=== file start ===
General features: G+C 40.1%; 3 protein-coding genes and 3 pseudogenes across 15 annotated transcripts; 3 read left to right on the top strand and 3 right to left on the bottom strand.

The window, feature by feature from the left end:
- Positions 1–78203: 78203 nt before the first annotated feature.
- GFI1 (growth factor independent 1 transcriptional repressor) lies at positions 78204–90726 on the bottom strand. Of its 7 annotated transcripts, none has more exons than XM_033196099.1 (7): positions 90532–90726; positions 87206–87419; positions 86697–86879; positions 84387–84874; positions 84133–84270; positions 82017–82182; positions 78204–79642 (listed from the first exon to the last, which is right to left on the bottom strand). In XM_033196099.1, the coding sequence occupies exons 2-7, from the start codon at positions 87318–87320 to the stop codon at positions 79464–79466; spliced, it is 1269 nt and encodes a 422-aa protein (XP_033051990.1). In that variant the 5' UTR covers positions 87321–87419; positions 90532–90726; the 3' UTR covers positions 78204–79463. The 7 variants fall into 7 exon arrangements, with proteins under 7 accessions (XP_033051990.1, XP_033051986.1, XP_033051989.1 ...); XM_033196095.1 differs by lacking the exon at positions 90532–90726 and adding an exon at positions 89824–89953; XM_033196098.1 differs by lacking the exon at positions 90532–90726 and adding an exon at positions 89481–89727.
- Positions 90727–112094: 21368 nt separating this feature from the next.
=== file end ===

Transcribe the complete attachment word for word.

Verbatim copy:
General features: G+C 40.1%; 3 protein-coding genes and 3 pseudogenes across 15 annotated transcripts; 3 read left to right on the top strand and 3 right to left on the bottom strand.

The window, feature by feature from the left end:
- Positions 1–78203: 78203 nt before the first annotated feature.
- GFI1 (growth factor independent 1 transcriptional repressor) lies at positions 78204–90726 on the bottom strand. Of its 7 annotated transcripts, none has more exons than XM_033196099.1 (7): positions 90532–90726; positions 87206–87419; positions 86697–86879; positions 84387–84874; positions 84133–84270; positions 82017–82182; positions 78204–79642 (listed from the first exon to the last, which is right to left on the bottom strand). In XM_033196099.1, the coding sequence occupies exons 2-7, from the start codon at positions 87318–87320 to the stop codon at positions 79464–79466; spliced, it is 1269 nt and encodes a 422-aa protein (XP_033051990.1). In that variant the 5' UTR covers positions 87321–87419; positions 90532–90726; the 3' UTR covers positions 78204–79463. The 7 variants fall into 7 exon arrangements, with proteins under 7 accessions (XP_033051990.1, XP_033051986.1, XP_033051989.1 ...); XM_033196095.1 differs by lacking the exon at positions 90532–90726 and adding an exon at positions 89824–89953; XM_033196098.1 differs by lacking the exon at positions 90532–90726 and adding an exon at positions 89481–89727.
- Positions 90727–112094: 21368 nt separating this feature from the next.